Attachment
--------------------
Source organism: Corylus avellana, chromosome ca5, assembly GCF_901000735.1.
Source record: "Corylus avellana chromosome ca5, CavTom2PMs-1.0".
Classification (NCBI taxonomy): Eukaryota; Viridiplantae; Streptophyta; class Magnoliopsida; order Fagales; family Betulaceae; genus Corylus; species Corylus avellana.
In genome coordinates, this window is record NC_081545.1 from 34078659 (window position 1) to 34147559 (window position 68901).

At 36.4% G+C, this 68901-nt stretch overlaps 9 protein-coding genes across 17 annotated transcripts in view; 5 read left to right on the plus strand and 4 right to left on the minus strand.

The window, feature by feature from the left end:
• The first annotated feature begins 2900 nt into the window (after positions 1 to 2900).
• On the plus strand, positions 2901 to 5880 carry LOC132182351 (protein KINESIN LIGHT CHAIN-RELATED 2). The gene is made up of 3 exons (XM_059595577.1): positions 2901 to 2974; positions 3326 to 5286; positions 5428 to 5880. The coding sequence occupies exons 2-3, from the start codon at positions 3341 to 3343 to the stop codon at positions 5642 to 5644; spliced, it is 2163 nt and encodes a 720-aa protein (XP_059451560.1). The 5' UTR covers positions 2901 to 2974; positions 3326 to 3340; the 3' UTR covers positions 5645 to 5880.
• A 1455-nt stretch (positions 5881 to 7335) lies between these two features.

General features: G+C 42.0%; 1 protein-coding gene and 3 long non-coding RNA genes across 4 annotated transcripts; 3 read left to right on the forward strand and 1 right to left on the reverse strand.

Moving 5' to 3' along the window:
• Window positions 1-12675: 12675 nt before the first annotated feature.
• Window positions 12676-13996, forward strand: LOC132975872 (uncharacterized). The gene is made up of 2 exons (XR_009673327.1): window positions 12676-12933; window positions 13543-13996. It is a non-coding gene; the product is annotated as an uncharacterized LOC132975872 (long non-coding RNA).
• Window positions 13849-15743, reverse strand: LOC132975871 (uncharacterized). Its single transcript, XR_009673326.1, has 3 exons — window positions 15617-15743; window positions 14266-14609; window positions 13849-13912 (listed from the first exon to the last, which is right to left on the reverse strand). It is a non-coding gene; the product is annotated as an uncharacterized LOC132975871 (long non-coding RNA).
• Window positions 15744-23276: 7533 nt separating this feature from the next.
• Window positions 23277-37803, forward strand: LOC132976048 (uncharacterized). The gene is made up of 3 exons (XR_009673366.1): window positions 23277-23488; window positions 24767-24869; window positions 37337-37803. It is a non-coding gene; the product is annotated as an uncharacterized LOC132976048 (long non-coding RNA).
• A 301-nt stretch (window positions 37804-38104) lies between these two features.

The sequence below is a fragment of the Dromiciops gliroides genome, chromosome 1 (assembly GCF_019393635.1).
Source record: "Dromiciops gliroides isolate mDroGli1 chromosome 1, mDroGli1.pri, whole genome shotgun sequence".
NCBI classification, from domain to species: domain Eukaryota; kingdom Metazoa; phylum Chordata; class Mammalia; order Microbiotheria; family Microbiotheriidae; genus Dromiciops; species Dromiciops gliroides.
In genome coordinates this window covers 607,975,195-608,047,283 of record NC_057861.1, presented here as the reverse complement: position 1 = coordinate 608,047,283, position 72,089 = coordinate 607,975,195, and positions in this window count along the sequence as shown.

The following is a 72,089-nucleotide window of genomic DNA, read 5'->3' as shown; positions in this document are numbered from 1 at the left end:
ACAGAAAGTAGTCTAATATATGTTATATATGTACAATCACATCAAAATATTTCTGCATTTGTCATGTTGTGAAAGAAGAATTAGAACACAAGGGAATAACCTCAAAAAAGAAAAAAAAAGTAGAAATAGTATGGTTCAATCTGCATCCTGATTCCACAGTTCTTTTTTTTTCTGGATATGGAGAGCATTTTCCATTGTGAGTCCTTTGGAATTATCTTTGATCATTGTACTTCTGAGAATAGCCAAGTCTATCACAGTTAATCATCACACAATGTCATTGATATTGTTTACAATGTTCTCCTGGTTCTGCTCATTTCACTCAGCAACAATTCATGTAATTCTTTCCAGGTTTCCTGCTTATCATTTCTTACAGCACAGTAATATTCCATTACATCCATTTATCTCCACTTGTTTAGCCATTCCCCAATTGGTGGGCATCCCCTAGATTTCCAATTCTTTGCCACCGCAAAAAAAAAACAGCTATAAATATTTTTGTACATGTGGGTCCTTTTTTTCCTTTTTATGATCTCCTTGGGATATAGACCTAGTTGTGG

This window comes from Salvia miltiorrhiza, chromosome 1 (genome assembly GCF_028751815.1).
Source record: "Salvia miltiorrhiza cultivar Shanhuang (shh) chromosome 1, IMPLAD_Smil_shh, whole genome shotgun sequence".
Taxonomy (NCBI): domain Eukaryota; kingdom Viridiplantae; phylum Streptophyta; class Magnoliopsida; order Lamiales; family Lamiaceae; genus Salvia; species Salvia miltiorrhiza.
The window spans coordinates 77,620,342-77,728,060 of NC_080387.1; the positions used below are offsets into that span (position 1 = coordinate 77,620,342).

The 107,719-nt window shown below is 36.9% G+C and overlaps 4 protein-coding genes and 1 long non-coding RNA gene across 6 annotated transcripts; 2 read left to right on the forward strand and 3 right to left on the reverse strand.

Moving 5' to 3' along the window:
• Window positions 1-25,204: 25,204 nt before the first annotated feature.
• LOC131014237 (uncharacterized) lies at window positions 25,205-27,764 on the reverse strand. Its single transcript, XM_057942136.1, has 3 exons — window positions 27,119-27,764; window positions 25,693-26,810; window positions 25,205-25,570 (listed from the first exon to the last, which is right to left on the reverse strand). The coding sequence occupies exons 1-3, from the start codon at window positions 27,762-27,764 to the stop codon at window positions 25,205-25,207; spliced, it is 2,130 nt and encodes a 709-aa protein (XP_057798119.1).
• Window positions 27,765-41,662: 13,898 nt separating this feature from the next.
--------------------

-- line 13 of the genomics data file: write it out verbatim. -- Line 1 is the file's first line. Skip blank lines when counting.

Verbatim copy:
• Window positions 12676-13996, forward strand: LOC132975872 (uncharacterized). The gene is made up of 2 exons (XR_009673327.1): window positions 12676-12933; window positions 13543-13996. It is a non-coding gene; the product is annotated as an uncharacterized LOC132975872 (long non-coding RNA).